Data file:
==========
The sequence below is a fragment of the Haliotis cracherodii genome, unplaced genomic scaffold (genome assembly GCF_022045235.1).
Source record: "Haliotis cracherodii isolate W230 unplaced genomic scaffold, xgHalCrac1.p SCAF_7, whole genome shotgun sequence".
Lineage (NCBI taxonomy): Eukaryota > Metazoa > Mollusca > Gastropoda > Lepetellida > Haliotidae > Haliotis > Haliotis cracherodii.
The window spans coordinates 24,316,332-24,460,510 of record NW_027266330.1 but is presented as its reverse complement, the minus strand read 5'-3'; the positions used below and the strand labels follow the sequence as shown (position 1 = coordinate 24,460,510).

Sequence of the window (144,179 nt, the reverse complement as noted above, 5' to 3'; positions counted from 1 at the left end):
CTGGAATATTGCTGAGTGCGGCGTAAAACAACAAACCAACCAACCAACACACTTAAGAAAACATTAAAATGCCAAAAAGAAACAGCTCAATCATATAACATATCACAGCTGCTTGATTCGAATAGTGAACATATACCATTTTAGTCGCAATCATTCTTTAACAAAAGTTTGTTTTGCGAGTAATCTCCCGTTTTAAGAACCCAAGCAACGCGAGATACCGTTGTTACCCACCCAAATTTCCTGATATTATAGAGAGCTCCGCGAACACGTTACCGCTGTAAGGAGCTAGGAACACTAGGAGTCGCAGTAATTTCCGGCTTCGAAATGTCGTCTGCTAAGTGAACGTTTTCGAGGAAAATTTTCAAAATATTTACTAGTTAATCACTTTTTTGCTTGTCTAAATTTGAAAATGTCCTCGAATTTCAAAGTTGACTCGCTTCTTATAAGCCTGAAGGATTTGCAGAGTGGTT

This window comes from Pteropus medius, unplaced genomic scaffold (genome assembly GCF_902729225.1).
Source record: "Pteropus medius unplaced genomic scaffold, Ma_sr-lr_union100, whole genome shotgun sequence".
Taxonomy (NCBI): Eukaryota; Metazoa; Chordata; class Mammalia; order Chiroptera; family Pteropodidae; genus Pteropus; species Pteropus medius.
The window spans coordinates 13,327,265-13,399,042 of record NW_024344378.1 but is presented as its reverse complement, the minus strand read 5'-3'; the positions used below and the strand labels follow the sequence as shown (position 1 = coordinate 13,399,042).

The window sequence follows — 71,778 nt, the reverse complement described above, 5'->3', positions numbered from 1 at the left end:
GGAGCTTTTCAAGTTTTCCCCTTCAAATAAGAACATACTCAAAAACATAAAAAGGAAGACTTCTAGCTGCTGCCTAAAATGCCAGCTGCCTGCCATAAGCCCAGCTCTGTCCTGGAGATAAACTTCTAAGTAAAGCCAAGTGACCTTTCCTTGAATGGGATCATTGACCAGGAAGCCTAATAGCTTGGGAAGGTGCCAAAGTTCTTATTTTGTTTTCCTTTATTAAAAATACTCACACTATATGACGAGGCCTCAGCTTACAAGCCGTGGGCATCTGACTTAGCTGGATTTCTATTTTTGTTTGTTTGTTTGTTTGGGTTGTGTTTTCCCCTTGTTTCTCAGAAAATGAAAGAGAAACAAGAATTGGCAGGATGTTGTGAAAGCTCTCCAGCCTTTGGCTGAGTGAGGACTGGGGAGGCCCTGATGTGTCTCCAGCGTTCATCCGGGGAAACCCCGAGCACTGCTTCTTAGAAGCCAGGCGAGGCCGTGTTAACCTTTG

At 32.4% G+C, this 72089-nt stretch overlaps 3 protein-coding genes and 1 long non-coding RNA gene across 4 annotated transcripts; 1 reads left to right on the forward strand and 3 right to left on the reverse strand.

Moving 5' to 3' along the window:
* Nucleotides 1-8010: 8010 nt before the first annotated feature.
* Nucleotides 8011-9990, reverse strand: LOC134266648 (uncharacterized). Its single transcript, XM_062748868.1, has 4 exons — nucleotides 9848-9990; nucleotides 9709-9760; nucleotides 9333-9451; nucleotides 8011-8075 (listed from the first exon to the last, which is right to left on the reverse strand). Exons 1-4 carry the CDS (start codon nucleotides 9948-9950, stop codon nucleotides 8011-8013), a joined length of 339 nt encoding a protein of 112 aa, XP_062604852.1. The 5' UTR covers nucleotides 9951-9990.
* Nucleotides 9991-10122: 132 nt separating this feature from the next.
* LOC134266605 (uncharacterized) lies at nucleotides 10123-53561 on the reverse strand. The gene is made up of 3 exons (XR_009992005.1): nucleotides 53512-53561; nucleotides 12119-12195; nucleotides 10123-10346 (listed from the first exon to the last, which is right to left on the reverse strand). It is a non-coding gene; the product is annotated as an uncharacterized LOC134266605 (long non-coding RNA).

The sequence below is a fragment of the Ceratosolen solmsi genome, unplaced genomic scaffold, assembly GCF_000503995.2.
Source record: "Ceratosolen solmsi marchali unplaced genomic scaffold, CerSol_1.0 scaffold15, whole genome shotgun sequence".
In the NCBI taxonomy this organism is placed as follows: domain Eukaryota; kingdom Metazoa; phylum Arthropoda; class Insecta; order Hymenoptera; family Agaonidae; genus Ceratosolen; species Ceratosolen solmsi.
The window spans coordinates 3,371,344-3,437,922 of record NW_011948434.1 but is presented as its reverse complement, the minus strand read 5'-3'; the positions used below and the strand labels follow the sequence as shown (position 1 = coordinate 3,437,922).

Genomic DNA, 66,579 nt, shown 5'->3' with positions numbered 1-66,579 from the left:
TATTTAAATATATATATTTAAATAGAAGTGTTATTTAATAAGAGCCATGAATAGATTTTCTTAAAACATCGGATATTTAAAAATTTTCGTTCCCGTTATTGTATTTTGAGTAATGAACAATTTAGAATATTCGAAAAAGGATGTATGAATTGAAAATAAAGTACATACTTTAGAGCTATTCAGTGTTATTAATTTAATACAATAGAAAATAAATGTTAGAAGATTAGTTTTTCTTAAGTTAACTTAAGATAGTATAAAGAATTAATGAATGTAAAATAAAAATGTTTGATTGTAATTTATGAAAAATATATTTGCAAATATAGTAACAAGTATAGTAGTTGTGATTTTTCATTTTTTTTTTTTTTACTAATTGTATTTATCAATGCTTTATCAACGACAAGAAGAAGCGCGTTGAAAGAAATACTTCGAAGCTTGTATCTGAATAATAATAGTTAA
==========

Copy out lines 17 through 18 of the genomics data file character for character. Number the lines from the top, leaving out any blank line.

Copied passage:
* Nucleotides 9991-10122: 132 nt separating this feature from the next.
* LOC134266605 (uncharacterized) lies at nucleotides 10123-53561 on the reverse strand. The gene is made up of 3 exons (XR_009992005.1): nucleotides 53512-53561; nucleotides 12119-12195; nucleotides 10123-10346 (listed from the first exon to the last, which is right to left on the reverse strand). It is a non-coding gene; the product is annotated as an uncharacterized LOC134266605 (long non-coding RNA).